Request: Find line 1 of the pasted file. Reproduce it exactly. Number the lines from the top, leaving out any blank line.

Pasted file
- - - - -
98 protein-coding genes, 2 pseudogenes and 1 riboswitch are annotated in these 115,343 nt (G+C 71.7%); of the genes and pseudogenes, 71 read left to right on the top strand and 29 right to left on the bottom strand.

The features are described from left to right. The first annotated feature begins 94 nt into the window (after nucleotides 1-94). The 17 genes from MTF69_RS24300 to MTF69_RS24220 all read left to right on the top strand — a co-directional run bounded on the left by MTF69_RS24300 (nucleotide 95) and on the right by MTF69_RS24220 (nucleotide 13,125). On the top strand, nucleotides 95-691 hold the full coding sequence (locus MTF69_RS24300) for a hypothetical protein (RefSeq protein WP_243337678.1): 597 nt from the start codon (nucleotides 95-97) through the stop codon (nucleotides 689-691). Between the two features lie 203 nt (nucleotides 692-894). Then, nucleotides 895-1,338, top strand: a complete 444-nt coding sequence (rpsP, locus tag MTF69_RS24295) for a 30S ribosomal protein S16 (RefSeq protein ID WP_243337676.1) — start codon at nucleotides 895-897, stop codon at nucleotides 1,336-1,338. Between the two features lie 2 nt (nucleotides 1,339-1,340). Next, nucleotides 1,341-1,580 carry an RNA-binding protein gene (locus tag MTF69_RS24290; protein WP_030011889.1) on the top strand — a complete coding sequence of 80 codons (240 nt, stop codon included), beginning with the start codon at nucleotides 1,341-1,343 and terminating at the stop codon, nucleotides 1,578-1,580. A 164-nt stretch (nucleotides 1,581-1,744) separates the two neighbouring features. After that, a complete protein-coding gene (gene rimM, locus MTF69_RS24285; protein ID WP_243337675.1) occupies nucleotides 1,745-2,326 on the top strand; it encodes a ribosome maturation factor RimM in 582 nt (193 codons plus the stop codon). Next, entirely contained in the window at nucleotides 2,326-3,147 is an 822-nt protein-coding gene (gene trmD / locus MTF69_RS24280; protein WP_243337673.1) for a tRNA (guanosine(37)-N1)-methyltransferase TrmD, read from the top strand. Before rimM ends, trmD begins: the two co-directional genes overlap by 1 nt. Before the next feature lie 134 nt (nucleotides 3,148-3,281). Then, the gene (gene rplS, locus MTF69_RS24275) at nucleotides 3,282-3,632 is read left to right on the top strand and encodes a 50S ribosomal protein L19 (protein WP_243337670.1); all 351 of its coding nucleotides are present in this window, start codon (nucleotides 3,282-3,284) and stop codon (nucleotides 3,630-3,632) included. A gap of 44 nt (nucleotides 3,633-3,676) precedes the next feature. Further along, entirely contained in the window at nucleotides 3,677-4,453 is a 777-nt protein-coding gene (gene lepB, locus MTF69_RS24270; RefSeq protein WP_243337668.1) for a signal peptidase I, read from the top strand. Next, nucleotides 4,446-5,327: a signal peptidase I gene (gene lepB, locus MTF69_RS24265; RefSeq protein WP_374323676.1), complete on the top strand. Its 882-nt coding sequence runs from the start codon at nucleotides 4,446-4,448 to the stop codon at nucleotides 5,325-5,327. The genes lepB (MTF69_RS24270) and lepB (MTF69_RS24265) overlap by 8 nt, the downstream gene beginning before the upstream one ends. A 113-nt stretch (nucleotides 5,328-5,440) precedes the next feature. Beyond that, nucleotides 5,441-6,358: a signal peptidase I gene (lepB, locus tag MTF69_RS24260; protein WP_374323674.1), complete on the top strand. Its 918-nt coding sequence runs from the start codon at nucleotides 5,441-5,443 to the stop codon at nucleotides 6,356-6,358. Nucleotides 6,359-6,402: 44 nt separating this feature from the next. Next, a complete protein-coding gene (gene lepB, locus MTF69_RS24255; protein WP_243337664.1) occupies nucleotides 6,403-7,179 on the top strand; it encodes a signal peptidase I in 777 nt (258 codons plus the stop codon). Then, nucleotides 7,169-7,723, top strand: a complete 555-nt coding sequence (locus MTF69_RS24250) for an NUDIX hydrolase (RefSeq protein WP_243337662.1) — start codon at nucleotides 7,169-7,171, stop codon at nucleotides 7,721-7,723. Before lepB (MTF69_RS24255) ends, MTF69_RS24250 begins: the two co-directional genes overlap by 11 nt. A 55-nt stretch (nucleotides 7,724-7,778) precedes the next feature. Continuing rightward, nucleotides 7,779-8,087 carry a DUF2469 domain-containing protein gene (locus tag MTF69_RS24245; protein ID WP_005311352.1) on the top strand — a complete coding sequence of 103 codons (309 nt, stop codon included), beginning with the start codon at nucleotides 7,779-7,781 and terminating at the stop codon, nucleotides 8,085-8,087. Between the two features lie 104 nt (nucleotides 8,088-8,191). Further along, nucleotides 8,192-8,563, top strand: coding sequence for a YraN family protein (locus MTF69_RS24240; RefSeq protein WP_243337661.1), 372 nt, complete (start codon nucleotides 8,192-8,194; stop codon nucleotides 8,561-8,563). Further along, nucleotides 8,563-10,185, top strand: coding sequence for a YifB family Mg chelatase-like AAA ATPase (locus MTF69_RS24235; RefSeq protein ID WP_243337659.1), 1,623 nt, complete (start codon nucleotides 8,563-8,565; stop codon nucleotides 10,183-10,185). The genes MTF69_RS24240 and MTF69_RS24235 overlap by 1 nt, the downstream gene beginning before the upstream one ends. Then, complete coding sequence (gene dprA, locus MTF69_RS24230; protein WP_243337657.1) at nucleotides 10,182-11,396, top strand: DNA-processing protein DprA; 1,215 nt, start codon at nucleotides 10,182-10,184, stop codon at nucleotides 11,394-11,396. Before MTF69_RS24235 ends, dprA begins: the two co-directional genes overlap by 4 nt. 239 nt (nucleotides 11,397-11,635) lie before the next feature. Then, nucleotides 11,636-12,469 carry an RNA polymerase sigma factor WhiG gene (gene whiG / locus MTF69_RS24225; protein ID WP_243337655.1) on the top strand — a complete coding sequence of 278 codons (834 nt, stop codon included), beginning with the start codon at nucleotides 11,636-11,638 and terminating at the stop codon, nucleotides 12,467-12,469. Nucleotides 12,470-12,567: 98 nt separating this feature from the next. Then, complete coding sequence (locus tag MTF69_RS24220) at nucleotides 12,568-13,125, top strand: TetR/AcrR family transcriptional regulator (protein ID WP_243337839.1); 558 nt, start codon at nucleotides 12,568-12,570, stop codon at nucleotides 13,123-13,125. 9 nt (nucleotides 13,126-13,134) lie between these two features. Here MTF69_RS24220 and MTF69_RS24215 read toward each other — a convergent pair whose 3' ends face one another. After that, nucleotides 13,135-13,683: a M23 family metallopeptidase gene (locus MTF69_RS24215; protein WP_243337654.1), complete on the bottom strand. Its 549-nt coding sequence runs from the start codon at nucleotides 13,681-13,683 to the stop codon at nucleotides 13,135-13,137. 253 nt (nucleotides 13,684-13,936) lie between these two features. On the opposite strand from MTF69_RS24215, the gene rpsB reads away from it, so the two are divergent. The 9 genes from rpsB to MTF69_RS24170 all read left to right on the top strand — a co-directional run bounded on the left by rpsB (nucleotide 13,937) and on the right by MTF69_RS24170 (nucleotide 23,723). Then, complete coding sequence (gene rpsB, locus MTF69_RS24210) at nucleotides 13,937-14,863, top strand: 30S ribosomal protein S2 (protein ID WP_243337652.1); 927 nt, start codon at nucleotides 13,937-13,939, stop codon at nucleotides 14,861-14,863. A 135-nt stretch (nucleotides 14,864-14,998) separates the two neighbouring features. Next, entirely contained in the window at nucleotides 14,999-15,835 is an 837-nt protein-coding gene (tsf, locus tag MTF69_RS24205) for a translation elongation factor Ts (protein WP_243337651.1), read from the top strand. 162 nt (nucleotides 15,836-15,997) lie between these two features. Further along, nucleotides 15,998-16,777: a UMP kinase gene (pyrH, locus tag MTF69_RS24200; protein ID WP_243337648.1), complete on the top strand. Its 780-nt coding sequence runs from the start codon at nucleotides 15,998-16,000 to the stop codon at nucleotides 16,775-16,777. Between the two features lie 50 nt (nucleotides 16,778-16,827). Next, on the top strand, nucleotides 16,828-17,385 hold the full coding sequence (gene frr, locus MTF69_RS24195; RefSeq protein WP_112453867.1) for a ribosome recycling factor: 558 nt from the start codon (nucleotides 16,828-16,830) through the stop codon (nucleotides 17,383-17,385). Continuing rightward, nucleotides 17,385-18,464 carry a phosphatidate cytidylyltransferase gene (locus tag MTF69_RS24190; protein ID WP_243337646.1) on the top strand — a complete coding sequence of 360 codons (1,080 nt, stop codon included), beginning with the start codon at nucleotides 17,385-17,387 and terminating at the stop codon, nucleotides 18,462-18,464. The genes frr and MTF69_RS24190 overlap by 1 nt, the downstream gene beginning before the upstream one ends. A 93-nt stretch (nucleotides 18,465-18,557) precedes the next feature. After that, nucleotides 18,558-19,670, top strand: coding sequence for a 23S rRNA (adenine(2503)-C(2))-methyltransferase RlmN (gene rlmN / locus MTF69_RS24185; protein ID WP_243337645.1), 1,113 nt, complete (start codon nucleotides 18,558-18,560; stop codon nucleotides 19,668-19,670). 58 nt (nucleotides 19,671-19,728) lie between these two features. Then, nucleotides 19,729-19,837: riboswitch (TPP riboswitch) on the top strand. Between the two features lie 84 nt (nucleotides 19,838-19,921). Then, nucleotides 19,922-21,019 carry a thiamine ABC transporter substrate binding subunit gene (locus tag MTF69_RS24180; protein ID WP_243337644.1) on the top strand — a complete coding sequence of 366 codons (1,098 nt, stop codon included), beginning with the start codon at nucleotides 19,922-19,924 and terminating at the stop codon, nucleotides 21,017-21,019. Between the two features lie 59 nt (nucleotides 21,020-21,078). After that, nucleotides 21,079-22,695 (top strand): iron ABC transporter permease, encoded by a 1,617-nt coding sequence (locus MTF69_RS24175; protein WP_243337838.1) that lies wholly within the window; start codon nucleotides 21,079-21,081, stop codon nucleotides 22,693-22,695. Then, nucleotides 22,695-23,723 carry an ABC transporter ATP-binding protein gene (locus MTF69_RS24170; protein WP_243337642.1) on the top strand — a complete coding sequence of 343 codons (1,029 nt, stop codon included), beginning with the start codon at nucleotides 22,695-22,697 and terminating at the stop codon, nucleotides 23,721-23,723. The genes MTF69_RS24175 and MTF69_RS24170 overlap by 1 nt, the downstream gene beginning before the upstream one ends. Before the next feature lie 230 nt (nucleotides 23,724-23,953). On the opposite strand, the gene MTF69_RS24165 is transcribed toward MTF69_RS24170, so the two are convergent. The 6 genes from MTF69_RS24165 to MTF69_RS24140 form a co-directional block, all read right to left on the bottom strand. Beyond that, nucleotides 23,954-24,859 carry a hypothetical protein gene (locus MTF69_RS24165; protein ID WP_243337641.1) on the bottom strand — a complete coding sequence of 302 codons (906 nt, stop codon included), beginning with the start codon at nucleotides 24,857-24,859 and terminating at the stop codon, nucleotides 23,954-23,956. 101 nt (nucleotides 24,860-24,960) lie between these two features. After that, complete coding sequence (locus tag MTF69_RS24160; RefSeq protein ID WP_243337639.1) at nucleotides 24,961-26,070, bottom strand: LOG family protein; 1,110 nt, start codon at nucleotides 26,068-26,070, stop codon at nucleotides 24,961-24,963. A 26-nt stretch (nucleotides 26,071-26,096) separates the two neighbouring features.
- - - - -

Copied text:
98 protein-coding genes, 2 pseudogenes and 1 riboswitch are annotated in these 115,343 nt (G+C 71.7%); of the genes and pseudogenes, 71 read left to right on the top strand and 29 right to left on the bottom strand.